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Recommendations for 1st .22

Discussion in 'Off Topic Threads' started by bigdogtx, Jan 21, 2013.

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  1. bigdogtx

    bigdogtx Well-Known Member

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    Granddaughter is now 6 and looking to get her into shooting. Looking for a .22 that is not just a starter gun, but something she can keep for a long time. Auto, bolt or one of the AR conversions?

    Thanks.
     
  2. jm9x23

    jm9x23 Member

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    Ruger 10-22's can't be beat.
     
  3. CalvinMD

    CalvinMD Well-Known Member

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    Hi BDTex...if you do go with a 10-22 which is a great choice btw,..I have a new stock of birch complete with the barrel band that I'll sell you very reasonable so you can hack one off for her while shes a tyke and keep a full size for when shes grown..also have one for a late model Marlin Mod 60 of laminated birch if you go with one of those thats also a great choice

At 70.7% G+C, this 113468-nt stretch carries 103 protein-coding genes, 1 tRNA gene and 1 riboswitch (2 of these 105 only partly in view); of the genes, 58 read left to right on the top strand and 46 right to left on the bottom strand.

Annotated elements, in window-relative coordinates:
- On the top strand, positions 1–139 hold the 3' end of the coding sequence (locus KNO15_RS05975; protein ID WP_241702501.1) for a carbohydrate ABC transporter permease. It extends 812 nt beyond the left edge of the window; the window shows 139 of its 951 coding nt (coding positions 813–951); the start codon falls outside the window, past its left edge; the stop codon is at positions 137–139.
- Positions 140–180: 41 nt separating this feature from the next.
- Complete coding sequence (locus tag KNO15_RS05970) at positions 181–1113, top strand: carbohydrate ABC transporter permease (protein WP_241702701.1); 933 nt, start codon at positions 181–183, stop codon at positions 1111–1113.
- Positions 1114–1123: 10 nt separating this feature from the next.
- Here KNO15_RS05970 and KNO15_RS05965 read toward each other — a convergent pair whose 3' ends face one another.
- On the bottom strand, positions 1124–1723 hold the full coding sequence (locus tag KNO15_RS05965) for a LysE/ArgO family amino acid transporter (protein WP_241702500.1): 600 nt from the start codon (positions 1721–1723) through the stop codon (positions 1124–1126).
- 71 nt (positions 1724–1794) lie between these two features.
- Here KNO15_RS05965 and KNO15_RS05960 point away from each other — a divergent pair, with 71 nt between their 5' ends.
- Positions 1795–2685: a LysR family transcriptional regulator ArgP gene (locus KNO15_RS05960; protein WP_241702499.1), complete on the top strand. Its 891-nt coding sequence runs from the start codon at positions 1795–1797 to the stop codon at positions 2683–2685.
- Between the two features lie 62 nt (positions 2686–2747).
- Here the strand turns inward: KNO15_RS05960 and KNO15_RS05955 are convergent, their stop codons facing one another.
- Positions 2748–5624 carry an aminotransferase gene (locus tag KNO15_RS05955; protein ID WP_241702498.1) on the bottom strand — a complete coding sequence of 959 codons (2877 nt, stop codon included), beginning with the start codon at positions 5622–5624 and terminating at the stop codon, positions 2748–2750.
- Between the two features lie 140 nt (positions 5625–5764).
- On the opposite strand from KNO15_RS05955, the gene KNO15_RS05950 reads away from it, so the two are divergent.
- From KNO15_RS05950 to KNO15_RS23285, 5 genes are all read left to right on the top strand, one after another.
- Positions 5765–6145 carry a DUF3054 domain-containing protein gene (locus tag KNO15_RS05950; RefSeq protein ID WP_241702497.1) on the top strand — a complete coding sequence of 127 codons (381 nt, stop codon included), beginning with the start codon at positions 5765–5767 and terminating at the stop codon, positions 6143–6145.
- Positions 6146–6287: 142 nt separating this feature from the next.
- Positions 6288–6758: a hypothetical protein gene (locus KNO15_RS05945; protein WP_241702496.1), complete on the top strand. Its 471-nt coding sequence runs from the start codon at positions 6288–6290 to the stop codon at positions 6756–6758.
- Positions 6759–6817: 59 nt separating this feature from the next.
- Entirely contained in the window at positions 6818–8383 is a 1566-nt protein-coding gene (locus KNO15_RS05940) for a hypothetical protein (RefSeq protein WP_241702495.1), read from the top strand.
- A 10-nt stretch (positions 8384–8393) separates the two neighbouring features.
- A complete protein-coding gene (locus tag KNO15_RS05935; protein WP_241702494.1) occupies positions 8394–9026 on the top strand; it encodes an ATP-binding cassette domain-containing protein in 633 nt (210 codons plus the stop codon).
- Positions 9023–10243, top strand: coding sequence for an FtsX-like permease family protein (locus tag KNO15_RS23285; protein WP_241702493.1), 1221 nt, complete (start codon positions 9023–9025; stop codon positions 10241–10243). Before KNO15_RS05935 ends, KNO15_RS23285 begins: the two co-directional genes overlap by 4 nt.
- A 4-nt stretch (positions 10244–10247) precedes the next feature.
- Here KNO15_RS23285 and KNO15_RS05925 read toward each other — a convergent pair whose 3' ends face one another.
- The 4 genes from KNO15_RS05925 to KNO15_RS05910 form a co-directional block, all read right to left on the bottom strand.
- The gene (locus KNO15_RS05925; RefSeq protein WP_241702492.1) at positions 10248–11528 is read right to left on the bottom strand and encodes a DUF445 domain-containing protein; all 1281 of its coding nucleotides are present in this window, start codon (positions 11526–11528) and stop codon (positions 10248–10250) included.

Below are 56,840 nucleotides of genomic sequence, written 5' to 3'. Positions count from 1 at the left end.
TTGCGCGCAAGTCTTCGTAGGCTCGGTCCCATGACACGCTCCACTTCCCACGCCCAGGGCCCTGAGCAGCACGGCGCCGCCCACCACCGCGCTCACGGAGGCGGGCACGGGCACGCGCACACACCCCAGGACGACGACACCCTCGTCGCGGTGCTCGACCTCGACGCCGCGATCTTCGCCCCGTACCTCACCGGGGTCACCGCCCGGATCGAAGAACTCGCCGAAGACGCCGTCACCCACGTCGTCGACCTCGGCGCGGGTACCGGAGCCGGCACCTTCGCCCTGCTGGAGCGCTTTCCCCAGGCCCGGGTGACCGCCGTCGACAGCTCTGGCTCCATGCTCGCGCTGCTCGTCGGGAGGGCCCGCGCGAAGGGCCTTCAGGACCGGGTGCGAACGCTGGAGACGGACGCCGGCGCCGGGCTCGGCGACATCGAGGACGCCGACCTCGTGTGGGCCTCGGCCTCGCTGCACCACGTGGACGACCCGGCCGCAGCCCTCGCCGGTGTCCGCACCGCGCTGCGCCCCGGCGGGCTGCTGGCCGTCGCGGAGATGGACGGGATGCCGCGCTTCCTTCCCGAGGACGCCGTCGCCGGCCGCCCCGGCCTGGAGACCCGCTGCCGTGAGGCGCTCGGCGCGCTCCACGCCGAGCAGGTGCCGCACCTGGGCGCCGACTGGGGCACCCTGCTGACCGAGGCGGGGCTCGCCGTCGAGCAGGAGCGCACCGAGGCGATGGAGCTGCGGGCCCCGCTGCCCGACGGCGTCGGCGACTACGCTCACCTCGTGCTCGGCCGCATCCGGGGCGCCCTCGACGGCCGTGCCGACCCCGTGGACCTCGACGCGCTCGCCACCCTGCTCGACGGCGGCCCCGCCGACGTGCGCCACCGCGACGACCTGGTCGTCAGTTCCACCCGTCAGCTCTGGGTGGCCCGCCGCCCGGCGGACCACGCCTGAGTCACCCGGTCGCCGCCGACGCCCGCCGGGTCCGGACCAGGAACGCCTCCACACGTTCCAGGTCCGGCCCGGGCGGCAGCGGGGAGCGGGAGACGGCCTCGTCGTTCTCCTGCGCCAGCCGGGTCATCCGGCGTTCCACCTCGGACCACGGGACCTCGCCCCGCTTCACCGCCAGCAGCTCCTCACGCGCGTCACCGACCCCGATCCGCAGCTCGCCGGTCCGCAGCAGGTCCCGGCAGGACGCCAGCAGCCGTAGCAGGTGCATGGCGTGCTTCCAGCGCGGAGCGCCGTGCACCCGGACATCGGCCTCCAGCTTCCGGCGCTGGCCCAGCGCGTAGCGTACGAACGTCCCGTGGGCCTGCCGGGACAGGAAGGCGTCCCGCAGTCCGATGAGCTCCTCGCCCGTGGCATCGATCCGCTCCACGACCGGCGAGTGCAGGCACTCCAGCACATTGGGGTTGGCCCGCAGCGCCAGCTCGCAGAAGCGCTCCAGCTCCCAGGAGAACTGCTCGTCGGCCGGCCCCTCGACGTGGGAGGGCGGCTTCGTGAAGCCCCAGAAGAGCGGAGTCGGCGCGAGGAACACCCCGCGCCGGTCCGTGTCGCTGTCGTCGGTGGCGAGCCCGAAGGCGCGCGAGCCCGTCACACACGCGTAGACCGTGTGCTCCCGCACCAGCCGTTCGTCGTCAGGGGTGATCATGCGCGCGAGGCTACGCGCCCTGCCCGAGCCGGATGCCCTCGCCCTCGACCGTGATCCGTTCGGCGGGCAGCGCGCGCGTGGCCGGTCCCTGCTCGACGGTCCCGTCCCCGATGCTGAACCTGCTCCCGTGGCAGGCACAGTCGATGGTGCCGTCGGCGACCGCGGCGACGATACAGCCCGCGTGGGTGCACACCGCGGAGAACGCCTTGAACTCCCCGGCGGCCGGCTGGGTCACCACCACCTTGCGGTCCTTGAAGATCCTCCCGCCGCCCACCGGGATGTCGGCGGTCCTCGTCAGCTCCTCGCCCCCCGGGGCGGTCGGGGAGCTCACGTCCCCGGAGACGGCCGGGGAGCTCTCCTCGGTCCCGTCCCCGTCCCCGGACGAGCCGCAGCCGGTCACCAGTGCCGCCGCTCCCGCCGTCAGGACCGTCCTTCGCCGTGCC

4. Rick Barker

    Rick Barker Well-Known Member

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    I would suggest a quality single shot bolt. It will provide a method of making the shot count, intead of spray and pray.

    After all this going to be her first 22?

    Shooting a rifle means good muscle, breath and trigger control and a single shot might be the best way to learn that.
     
  5. twotimer

    twotimer Member

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    Bigdog, when I was a kid,long ago, I got a Remington 550 semi auto. It shot shorts, longs, and long rifles. Still have it and it was really cheap to shoot growing up. $5.00 for a brick of shorts. Mike
     
  6. StonewallRacing

    StonewallRacing Well-Known Member

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    S & W M&P15-22

    http://www.smith-wesson.com/webapp/wcs/stores/servlet/Category4_750001_750051_757786_-1_757784_757784_image